Which LoRaWAN Gateway should I buy (AU)?

I have been experimenting with a dragino LG01 (single channel) LoRa Gateway. So far so good, but I’d like to take the next step and setup a LoRaWAN Gateway.

I have read this Newbie which gateway AU post but still have some questions.

I’ve sort of narrowed my search down to these devices (but am open to suggestions):

The RAK 7258 talks about 8 RX and 1 TX channels. The LG308 and LPS8 talks about emulating 49 demodulators (is that like channels?) but also mentions 10 programmable parallel demodulation paths. What exactly does that mean?

How does this relate to the AU frequency plan, which seems to list 9 uplink and 8 downlink channels in the AU915-928 section? Specifically, how does the AU plan relate to these devices which in the case of the RAK device which supports 1 TX channel or does it mean it can TX on all 8 (9?) channels, but just one at a time?
Also, what does the Note at the bottom of this section about “The Things Network uses 2nd Sub-Band only (channels 8 to 15 and 65)” mean?

Finally, on the channels topic, how is uplink channel 9 (917.5MHz) used? It seems like this channel is somehow special as it is:

  • right in the middle of the uplink spectrum (916.8-918.2 MHz);
  • is listed last and
  • has a different bandwidth(?) specification to all of the others in the AU region?

Of the above 3 gateways, how have other users experiences been? Has anyone had a “if I’d only known X, I never would have used device Y (from the above list)” or similar type of experience they would be willing to share?

Hopefully these questions are not too stupid, but I’m not getting a clear picture (signal? :slight_smile: ) about some of the above topics - or am I just overthinking this and any one of the above gateways will be just fine???

TIA for any feedback.

Don’t worry about the marketing blurb on number of (TX) channels and demodulation paths. The units all use the same chipsets for LoRaWAN. The differences are in the software running on the boxes.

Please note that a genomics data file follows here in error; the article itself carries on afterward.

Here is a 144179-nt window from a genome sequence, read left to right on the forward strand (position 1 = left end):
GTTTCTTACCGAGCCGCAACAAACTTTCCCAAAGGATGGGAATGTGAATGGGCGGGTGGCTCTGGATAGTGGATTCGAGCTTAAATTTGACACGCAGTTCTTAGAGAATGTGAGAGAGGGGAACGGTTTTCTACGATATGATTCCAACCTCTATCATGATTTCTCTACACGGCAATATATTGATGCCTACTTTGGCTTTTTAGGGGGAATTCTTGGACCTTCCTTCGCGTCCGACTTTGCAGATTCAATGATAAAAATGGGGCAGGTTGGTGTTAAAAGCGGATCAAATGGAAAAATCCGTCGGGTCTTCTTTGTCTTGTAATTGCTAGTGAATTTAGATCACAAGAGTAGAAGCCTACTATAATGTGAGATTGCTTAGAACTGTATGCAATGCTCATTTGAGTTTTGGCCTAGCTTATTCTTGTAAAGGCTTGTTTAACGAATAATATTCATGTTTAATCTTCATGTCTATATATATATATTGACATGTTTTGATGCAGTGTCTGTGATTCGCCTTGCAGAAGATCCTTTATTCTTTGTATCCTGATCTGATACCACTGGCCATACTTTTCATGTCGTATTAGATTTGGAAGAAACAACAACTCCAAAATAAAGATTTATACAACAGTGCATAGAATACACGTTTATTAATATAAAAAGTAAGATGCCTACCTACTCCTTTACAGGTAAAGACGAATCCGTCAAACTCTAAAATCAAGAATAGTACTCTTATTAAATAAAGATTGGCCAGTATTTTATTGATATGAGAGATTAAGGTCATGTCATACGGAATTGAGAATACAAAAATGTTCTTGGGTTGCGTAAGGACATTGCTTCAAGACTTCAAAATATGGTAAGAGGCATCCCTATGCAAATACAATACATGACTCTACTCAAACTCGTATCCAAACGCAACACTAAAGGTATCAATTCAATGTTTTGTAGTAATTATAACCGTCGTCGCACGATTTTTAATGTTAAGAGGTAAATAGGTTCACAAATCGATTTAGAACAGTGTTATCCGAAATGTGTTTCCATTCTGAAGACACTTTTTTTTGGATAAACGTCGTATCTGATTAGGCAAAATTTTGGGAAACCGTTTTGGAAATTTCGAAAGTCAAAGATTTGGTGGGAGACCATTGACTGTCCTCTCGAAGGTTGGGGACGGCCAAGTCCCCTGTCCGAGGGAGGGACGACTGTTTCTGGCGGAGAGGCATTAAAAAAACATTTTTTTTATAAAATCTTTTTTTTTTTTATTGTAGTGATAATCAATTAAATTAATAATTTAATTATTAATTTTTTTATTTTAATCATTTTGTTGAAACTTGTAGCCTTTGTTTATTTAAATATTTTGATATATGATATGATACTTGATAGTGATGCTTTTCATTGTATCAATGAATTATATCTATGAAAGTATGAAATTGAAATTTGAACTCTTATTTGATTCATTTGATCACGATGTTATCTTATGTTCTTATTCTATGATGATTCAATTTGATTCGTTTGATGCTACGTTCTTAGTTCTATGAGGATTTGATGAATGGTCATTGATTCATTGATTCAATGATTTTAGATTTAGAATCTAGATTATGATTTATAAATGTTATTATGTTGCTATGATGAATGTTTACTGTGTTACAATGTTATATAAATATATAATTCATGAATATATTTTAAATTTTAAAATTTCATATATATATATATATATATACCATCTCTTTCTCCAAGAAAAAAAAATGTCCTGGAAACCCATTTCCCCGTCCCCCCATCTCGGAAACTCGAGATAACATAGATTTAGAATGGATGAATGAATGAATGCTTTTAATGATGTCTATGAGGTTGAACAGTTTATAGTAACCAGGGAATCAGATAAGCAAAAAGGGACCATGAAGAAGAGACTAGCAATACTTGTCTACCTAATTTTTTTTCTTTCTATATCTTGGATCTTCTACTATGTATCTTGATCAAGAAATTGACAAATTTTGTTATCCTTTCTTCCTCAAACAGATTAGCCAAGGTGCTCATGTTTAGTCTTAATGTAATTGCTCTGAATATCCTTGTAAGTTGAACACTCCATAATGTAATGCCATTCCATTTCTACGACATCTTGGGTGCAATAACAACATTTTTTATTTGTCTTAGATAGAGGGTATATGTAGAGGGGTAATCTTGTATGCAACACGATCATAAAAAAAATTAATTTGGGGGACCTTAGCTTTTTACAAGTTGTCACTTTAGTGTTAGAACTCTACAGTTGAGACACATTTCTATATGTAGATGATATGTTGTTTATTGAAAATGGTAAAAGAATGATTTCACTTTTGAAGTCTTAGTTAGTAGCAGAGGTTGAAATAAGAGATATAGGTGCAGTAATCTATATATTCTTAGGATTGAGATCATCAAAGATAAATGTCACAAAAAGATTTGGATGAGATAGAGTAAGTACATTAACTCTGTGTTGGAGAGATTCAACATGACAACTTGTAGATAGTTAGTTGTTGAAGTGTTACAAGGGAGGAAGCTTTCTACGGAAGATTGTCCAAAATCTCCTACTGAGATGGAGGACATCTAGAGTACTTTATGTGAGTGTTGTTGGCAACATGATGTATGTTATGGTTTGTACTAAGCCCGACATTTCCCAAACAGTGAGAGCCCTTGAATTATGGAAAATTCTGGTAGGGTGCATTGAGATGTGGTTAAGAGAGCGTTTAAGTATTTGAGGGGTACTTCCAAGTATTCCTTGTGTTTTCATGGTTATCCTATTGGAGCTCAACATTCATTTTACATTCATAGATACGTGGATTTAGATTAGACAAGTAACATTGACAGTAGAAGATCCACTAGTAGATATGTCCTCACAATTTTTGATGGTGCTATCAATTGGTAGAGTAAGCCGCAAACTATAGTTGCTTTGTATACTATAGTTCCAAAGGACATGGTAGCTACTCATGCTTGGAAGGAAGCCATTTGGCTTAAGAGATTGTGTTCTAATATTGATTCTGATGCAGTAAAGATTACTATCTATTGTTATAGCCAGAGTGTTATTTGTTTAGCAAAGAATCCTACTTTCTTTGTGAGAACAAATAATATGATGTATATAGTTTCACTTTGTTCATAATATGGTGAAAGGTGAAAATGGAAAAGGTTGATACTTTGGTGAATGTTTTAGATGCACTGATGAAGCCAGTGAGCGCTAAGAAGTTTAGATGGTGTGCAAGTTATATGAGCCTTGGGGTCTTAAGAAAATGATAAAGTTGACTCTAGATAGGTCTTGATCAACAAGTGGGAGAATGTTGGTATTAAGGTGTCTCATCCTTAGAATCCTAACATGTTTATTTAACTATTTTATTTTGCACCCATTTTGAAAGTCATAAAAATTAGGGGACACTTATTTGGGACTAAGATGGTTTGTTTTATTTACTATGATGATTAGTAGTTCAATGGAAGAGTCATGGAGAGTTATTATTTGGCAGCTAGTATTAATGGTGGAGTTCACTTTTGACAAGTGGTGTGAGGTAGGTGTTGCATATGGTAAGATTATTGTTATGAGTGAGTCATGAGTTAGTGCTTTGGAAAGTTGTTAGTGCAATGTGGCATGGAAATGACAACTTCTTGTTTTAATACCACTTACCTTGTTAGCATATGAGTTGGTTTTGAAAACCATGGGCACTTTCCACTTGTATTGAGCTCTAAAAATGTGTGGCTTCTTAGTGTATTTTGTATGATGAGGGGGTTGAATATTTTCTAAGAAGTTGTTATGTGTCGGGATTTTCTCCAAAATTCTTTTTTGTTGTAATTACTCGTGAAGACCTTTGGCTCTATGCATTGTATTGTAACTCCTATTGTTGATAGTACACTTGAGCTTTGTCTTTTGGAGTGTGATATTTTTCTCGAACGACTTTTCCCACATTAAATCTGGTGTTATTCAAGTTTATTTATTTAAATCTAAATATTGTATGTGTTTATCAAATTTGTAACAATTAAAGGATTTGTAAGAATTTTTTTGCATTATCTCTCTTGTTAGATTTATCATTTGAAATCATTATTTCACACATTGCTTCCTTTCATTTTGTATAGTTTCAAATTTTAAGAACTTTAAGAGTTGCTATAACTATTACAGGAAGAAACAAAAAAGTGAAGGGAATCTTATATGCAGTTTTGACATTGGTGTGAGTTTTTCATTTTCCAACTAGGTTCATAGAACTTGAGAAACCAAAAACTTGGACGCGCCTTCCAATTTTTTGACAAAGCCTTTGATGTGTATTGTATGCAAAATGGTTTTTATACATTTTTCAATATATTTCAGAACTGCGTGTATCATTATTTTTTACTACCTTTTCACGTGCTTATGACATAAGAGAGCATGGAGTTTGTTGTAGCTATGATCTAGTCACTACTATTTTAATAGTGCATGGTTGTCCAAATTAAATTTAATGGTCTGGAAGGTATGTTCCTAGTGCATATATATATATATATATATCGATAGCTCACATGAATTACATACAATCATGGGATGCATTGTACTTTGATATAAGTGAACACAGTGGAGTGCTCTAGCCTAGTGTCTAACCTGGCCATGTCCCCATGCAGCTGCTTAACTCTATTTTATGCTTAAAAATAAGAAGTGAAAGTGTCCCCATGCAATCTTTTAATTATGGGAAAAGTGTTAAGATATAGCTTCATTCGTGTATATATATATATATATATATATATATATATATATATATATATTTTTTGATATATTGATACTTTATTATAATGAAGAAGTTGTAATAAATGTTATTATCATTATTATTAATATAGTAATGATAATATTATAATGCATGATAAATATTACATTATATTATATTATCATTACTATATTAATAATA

If you plan to use the gateway with TTN all three are viable options that should work well.

or am I just overthinking this and any one of the above gateways will be just fine???

:slight_smile: Yes.

These are all 8 channel gateways with varying levels of sales spiel to make them sound like the best thing since sliced bread. I’d say Dragino marketing department is very good at this which is why you have many questions many of which will resolve themselves with experience. I’d be surprised if the LG308 actually does have “TDoA LoRaWAN localization” just because it has GPS - this is a wishlist item for many people but normally requires gateways double the price and several of them.

I’ve used products from both companies, I’d say you need to be able to read between the lines more and figure out reality with Dragino whereas RAK, as long as you are using the product as intended & follow the instructions, just works.

As you could expect some support from the reseller, I’d contact them and ask them what they’d recommend and why. And then ask them what they would use. And then ask them which one they feel confident in providing phone/email support.

My experience is the other way around. Dragino more plug and play where for RAK products more effort is required. However, I am happily using products from both and haven’t encountered significant issues.

So does it simply come down to price and other features (e.g. 4G Sim socket, PoE etc) that these devices have?

@kersing you mentioned that it comes down to the software are there specific s/w things I should look for? As a gateway, I’d imagine that the base functionality is pretty similar (receive data on one side and send it to the other).

@descartes It is tempting to try the LG308 because of the feature you mentioned (I had to google its meaning) just to try it out. But I if it wasn’t working, I wouldn’t be sure if the cause was because it is “vapour ware”, “typical newbie screw up” or “external factors outside of my control”.

TDoA requires additional components & firmware that are usually only seen in top end industrial gateways - and you need at least three of them for it to work.

There are many rabbit holes for you to descend in to in so many many ways and for long periods of time that nothing gets delivered.

If you are looking for a stepping stone gateway, the RAK7246 developer gateway, as well as being out of the box for TTN or ChirpStack, is also capable of running ChirpStack on itself, giving you your very own Network, Join & Application server all in one tiny blue box. Start using it with TTN and then you can progress from there.